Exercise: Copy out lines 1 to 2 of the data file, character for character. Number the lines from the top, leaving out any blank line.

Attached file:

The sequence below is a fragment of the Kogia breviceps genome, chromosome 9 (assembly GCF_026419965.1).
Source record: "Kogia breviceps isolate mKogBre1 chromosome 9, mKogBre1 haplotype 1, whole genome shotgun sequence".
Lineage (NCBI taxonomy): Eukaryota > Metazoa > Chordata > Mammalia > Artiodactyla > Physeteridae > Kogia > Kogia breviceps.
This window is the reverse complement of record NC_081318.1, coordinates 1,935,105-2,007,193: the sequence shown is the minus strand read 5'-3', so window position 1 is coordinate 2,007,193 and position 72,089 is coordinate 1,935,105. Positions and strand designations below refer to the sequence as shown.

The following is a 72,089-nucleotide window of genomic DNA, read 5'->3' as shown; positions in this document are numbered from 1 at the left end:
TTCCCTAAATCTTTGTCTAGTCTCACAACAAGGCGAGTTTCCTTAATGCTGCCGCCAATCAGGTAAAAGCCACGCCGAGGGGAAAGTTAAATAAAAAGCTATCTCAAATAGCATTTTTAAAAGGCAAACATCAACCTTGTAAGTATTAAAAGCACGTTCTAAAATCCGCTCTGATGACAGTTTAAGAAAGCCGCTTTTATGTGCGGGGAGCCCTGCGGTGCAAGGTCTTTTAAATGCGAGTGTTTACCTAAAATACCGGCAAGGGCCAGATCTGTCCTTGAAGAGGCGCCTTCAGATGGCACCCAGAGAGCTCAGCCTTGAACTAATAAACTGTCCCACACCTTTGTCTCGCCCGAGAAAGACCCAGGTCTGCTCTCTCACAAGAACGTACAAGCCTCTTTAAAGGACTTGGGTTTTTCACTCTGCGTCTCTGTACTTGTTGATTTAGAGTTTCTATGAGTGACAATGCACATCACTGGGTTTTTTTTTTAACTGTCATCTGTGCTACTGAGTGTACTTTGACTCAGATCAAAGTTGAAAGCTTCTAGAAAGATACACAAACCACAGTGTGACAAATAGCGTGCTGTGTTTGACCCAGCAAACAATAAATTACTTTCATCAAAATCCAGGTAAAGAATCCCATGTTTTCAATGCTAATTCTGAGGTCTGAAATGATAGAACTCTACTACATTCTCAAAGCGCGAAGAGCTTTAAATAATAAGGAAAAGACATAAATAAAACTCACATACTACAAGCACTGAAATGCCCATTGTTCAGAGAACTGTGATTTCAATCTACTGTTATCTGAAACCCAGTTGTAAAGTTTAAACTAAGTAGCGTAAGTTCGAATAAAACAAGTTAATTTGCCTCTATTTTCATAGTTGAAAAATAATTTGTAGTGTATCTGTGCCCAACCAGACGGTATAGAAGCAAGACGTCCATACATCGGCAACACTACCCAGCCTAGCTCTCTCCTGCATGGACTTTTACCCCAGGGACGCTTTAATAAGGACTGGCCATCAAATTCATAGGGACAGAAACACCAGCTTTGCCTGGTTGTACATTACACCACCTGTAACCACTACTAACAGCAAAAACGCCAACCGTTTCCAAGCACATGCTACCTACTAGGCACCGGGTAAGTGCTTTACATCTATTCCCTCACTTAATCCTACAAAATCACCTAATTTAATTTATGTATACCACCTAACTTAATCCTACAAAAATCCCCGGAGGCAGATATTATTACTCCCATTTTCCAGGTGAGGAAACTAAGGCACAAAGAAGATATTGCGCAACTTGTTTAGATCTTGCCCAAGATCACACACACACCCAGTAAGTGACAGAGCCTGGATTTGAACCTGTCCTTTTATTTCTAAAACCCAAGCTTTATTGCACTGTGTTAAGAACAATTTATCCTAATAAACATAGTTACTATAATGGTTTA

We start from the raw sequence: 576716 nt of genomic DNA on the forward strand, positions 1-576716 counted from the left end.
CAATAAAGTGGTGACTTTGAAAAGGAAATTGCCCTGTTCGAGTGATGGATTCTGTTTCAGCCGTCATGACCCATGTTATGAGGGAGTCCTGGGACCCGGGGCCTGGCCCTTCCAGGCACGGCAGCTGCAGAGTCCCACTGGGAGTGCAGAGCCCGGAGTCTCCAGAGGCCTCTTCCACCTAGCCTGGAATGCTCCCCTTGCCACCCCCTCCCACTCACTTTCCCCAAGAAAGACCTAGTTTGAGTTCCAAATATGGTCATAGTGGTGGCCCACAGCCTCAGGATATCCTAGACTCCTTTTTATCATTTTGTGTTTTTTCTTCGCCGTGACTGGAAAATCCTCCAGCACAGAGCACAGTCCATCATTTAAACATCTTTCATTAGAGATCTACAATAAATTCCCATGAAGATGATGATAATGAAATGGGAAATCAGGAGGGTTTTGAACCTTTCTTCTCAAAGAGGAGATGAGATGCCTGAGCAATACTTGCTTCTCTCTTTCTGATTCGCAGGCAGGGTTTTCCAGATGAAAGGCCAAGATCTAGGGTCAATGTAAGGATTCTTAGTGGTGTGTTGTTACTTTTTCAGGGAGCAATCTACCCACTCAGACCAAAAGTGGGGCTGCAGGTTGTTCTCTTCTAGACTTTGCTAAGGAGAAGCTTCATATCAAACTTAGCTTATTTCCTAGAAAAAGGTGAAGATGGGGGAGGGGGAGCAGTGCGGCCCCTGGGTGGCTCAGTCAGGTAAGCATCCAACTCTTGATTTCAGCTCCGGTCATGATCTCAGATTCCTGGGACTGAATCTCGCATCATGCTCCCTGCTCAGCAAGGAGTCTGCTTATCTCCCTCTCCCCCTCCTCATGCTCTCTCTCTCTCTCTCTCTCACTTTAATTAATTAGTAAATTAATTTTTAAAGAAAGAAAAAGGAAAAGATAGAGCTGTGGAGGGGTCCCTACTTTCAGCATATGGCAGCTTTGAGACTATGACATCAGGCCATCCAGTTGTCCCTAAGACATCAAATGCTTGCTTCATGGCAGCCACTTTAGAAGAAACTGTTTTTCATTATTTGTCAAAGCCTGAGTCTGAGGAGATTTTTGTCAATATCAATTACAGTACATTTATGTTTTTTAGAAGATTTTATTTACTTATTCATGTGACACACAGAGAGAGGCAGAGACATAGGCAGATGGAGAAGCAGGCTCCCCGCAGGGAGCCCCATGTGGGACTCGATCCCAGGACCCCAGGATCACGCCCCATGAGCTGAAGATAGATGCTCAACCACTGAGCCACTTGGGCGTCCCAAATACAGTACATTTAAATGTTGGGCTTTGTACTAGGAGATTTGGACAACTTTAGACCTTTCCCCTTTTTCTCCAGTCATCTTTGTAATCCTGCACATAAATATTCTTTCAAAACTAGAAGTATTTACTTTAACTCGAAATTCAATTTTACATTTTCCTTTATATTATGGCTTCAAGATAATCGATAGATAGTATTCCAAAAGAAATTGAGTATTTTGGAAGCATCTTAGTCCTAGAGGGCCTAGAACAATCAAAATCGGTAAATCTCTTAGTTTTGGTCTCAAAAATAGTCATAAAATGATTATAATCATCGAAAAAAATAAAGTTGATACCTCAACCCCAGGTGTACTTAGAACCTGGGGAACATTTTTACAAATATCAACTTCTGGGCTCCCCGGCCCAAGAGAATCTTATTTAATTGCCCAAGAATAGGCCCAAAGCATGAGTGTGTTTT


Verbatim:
The sequence below is a fragment of the Kogia breviceps genome, chromosome 9 (assembly GCF_026419965.1).
Source record: "Kogia breviceps isolate mKogBre1 chromosome 9, mKogBre1 haplotype 1, whole genome shotgun sequence".